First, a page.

BURNET v. CLARK(1932)
[287 U.S. 410, 411] The Attorney General and Mr. G. A.Youngquist, Asst. Atty. Gen., for petitioner.
Mr. William S. Hammers, of Washington, D.C., for respondent.
Mr. Justice McREYNOLDS delivered the opinion of the Court.
Respondent Clark's income tax return for 1921 showed net loss exceeding $17,000; for 1922 net loss of about $5,000. He claimed these should be deducted from gains reported for 1923, under section 204(a) and ( b),1 Revenue [287 U.S. 410, 412] Act of 1921, c. 136, 42 Stat. 227, 231. The Commissioner of Internal Revenue ruled otherwise, and the Board of Tax Appeals approved. The Court of Appeals, District of Columbia, 61 App.D.C. 217, 59 F.(2d) 1031, reversed the Board's action. The matter is here upon certiorari, 287 U.S. 584 , 53 S.Ct. 19, 77 L.Ed. --.
From 1899 until 1922 respondent was closely connected with the Bowers Southern Dredging Company, which did river and harbor improvement work, dredging, and jetty building. He was majority stockholder, active head, after 1905 president, and devoted himself largely to its affairs. During 1921 and 1922 he was a member of three partnerships similarly engaged and often associated with the Bowers Company. Also he owned and held as investments shares of a number of corporations. He was not in the investment business.
After 1917 the Bowers Company encountered continuous financial difficulties. To protect his interest therein, at sundry undisclosed times respondent indorsed the company's obligations to the banks. In 1921 a creditors' committee took charge, and thereafter respondent conducted the corporate affairs as managing director. A new concern took over the entire assets and business in 1922
Because of his indorsements, respondent paid $68,000 for the company during 1921. He claimed and was al- [287 U.S. 410, 413] lowed to deduct the sum thus lost upon his return for that year. During the same year he also lost $9,500 through sale of the corporation's stock, and in 1922 he sustained a similar loss amounting to $92,500. For both these sums appropriate deductions were permitted.
After considering all the circumstances, the collector held respondent's losses did not result 'from the operation of any trade or business regularly carried on by the taxpayer,' and could not be deducted from gains of succeeding years. The Board of Tax Appeals approved. Among other things, it said:
In support of the contrary view, the District Court of Appeals said:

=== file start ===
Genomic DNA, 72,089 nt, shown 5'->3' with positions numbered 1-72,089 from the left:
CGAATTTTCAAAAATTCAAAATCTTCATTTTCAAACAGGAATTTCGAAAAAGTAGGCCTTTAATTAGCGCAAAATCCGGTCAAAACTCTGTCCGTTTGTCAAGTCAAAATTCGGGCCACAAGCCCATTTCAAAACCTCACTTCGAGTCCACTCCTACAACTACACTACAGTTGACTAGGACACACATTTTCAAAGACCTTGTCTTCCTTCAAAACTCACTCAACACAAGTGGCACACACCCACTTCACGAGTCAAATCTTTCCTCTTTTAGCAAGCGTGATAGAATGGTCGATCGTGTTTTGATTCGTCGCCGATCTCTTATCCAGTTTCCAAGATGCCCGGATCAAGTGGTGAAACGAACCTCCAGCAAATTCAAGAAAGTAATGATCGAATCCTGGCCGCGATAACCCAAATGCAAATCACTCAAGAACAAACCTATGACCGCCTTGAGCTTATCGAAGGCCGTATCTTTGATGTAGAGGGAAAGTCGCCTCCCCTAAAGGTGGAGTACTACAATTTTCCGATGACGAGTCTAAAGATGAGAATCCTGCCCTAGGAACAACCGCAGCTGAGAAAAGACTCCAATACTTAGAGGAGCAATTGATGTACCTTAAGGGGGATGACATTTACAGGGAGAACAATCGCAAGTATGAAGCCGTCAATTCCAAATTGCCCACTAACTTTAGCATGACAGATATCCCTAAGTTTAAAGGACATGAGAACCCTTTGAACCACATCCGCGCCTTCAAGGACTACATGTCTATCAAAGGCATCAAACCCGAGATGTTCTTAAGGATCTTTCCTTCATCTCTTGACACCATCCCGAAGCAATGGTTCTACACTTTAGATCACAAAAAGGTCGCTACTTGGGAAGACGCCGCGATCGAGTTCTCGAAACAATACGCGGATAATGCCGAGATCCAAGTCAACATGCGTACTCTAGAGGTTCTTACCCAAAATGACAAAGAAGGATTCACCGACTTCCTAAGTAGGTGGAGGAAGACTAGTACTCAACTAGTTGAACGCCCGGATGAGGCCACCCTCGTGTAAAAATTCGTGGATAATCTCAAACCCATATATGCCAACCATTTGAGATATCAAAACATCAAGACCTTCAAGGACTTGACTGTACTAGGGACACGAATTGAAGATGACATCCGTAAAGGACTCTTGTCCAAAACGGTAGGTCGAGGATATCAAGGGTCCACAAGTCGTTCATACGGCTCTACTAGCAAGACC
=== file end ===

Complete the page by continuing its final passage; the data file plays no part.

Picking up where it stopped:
We agree with the Commissioner and the Board of Tax Appeals. The judgment below must be reversed. [287 U.S. 410, 415] The respondent was employed as an officer of the corporation; the business which he conducted for it was not his own. There were other stockholders. And in no sense can the corporation be regarded as his alter ego, or agent. He treated it as a separate entity for taxation; made his own personal return; and claimed losses through dealings with it. He was not regularly engaged in indorsing notes, or buying and selling corporate securities. The unfortunate indorsements were no part of his ordinary business, but occasional transactions intended to preserve the value of his investment in capital shares.
A corporation and its stockholders are generally to be treated as separate entitles. Only under exceptional circumstances-not present here- can the difference be disregarded.
[ Footnote 1 ] Revenue Act, 1921: 'Sec. 204. (a) That as used in this section the term 'net loss' means only net losses resulting from the operation of any trade or business regularly carried on by the taxpayer (including losses sustained from the sale or other disposition of real estate, machinery, and other capital assets, used in the conduct of such trade or business); and when so resulting means the excess of the deductions allowed by section 214 or 234, as the case may be, over the sum of the following: (1) The gross income of the taxpayer for the taxable year, (2) the amount by which the interest received free from taxation under this title exceeds so much of the interest paid or accrued within the taxable year on indebtedness as is not permitted to be deducted by paragraph (2) of subdivision (a) of section 214 or by paragraph (2) of subdivision (a) of section 234, (3) the amount by which the deductible losses not sustained in such trade or business exceed the taxable gains or profits not derived from such trade or business, (4) amounts received as dividends and allowed as a deduction under paragraph (6) of subdivision (a) of section 234, and ( 5) so much of the depletion deduction allowed with respect to any mine, oil or gas well as is based upon discovery value in lieu of cost.